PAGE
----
WASHINGTON — NASA’s embrace of reused rockets continued with an agreement this month to switch the upcoming launch of an Earth science satellite from a new to a previously flown Falcon 9, a change whose full terms remain proprietary.
Russia’s war with Ukraine has created an existential crisis for NASA. Three decades ago, NASA embraced international cooperation as a rationale for the International Space Station (ISS). Now, the same argument that saved the station at the end of the last Cold War may produce its demise at the start of a new one.
WASHINGTON — NASA has hailed an agreement with the Space Force to share information on near Earth object impacts as a key step forward in planetary defense, even as the agency defers work on a mission it says is critical to tracking such objects.
Mercury can be hard to spot, but late April 2022 is a great time as its the lone visible planet in the evening sky.
HELSINKI — A classified Chinese satellite has been tracked operating in a specialized orbit, six months after an anomaly during launch appeared to leave it stranded in an initial transfer orbit.
Israel punches above its weight in space science and exploration, as it does in most other arenas.
A tug-of-war between neighboring stars led to the formation of two strange types of red giant star, as seen in the eyes of a lost telescope.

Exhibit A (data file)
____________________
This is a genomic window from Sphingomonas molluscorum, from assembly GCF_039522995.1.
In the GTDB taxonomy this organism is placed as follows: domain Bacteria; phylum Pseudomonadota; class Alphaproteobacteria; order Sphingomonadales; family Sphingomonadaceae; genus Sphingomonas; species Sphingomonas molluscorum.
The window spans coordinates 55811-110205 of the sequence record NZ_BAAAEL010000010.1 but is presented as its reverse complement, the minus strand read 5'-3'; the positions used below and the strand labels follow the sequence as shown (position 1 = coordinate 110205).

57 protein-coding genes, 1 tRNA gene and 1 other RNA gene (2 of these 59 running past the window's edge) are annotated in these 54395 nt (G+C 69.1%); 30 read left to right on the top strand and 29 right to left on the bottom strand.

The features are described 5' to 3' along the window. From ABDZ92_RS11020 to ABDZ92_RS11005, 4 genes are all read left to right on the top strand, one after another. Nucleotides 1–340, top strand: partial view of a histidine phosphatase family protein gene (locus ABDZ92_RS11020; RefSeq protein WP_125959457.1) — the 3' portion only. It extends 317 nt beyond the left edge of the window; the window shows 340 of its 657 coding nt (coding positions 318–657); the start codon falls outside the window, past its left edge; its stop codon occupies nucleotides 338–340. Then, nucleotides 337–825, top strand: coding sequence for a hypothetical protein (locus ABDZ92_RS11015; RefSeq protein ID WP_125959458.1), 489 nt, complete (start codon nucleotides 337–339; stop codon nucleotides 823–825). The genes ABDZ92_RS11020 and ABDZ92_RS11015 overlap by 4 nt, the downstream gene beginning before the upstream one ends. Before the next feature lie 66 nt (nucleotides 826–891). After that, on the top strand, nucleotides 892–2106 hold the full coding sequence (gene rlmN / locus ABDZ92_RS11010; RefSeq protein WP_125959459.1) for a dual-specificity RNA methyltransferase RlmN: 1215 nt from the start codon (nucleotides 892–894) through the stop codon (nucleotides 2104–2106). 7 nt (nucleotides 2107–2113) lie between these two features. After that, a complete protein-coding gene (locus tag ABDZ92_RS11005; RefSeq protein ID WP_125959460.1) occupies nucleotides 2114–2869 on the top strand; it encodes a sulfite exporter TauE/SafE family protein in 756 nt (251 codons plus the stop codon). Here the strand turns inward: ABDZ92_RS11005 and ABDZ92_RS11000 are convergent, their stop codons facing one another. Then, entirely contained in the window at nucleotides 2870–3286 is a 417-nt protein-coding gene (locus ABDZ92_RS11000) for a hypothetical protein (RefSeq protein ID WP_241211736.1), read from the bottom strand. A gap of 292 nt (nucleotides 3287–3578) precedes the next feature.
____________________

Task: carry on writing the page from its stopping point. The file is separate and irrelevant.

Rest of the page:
As NASA pushes forward to get humans back on the moon, questions have emerged on what this means for the Space Force and what role it might play in lunar activities.
HELSINKI — A Long March rocket arrived at Wenchang spaceport Monday in preparation for a new round of space station missions starting May.
WASHINGTON — NASA cut short a third attempt to load propellants onto the Space Launch System for a countdown rehearsal April 14 after encountering several problems, including a hydrogen leak.
A NASA spacecraft orbiting Mars has spotted China’s Zhurong rover down on the surface, providing an epic overview of the vehicle’s travels through the red dirt.
The Hubble Space Telescope caught a galaxy on camera that underlies a much larger structure, known as the Virgo Cluster.
Astronomers in the future may not be able to build large complex power-hungry observatories if they want to reduce their carbon footprint in line with greenhouse gas emission requirements, a study suggests.
When the dinosaur-destroying asteroid collided with Earth 66 million years ago, massive amounts of sulfur — volumes more than were previously thought — were thrown high above land into the stratosphere, a new study finds.